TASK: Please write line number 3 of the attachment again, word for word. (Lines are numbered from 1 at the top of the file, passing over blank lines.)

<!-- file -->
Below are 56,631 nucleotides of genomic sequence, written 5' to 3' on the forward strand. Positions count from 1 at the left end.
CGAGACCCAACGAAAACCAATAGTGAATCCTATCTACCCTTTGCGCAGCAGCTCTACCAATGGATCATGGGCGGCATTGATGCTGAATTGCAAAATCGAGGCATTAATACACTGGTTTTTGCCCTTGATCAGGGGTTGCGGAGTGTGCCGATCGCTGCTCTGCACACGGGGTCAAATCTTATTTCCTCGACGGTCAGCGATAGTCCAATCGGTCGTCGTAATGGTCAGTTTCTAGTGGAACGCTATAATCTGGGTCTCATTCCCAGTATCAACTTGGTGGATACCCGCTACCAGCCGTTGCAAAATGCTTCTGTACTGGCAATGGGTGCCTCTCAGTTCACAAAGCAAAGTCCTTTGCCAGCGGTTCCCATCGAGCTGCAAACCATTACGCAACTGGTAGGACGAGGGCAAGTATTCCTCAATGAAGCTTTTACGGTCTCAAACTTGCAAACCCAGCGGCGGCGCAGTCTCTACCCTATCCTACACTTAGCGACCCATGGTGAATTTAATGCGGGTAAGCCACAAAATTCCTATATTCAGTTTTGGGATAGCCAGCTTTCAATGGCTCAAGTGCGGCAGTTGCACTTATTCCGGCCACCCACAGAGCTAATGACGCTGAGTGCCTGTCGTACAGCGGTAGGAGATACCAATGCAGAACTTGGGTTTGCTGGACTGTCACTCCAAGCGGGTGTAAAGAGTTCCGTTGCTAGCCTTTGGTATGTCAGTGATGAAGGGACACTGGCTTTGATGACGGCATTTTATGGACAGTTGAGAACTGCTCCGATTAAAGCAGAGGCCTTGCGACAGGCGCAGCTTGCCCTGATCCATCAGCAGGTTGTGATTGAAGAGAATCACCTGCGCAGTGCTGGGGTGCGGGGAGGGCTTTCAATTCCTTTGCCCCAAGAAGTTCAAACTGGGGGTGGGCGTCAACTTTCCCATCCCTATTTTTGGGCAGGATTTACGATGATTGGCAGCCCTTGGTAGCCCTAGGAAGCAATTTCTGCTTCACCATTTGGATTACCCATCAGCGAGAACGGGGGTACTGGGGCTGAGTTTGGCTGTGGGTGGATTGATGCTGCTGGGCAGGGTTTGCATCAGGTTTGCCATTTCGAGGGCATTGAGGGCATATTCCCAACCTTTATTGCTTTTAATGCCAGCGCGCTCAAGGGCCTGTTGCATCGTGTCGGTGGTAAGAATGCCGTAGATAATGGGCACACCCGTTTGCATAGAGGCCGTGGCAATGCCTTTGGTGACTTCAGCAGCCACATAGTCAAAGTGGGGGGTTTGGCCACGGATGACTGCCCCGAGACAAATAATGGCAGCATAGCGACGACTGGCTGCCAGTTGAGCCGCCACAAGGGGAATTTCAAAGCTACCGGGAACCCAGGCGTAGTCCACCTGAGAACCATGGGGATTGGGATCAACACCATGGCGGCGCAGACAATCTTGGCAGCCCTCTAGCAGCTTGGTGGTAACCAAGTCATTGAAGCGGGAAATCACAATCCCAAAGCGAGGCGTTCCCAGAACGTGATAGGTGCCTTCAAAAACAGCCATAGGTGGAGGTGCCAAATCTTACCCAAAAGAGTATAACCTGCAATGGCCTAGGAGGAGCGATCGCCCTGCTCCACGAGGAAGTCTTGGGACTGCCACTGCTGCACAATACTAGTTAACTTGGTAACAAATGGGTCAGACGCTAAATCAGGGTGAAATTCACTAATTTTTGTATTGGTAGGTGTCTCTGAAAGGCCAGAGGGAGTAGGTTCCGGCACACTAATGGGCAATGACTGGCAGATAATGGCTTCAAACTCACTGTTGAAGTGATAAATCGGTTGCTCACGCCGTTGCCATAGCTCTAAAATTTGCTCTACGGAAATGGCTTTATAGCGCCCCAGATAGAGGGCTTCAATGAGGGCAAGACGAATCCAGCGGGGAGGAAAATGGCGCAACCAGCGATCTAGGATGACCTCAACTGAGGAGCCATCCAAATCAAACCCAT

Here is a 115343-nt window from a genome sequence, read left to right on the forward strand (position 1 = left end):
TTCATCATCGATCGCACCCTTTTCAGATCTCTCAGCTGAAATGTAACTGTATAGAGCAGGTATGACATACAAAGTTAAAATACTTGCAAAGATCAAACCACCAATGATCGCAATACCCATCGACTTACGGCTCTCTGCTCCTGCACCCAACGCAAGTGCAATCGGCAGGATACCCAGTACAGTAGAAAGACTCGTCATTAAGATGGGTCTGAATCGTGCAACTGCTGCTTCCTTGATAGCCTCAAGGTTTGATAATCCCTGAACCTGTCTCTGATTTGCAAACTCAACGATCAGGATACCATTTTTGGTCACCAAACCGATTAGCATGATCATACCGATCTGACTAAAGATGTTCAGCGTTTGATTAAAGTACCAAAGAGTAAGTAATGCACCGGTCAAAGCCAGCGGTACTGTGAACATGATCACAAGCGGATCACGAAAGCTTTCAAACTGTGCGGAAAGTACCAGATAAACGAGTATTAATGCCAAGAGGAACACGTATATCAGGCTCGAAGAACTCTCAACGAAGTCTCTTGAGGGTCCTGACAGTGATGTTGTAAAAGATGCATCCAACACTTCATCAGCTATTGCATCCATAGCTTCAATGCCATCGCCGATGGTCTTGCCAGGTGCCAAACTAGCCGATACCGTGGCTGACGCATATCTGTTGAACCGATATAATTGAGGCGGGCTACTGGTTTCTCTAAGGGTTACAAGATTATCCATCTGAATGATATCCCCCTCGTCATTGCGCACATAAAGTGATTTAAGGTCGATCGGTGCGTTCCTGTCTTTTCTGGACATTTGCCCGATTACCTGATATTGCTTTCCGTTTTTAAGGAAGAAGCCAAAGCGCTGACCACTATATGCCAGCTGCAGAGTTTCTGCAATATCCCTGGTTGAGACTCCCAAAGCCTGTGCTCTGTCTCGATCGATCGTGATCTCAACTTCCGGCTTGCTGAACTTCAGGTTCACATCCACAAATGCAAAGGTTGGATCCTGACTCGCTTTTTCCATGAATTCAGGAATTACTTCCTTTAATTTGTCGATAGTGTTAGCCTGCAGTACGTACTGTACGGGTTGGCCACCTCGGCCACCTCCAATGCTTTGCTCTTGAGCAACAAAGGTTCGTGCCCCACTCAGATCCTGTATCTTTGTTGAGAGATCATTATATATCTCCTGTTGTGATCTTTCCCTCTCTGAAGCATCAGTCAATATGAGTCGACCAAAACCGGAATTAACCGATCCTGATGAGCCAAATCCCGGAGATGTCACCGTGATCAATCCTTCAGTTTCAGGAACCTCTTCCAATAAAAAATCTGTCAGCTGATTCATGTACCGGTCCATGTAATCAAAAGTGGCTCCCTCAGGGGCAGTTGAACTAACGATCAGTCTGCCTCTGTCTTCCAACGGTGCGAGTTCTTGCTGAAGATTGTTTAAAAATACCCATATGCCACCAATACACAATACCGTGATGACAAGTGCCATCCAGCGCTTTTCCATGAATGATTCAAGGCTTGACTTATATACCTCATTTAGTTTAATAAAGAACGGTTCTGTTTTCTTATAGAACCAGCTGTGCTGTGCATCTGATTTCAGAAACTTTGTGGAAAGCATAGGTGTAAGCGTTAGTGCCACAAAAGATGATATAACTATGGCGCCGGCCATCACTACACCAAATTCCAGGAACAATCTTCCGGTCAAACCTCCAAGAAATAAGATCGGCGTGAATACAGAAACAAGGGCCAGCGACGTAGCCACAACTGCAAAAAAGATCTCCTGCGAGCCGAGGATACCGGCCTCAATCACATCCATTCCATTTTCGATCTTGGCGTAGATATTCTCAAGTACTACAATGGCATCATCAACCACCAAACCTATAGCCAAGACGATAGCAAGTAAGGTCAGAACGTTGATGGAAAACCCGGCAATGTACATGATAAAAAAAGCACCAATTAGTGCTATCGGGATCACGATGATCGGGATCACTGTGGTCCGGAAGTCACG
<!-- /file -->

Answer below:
Here is a 115343-nt window from a genome sequence, read left to right on the forward strand (position 1 = left end):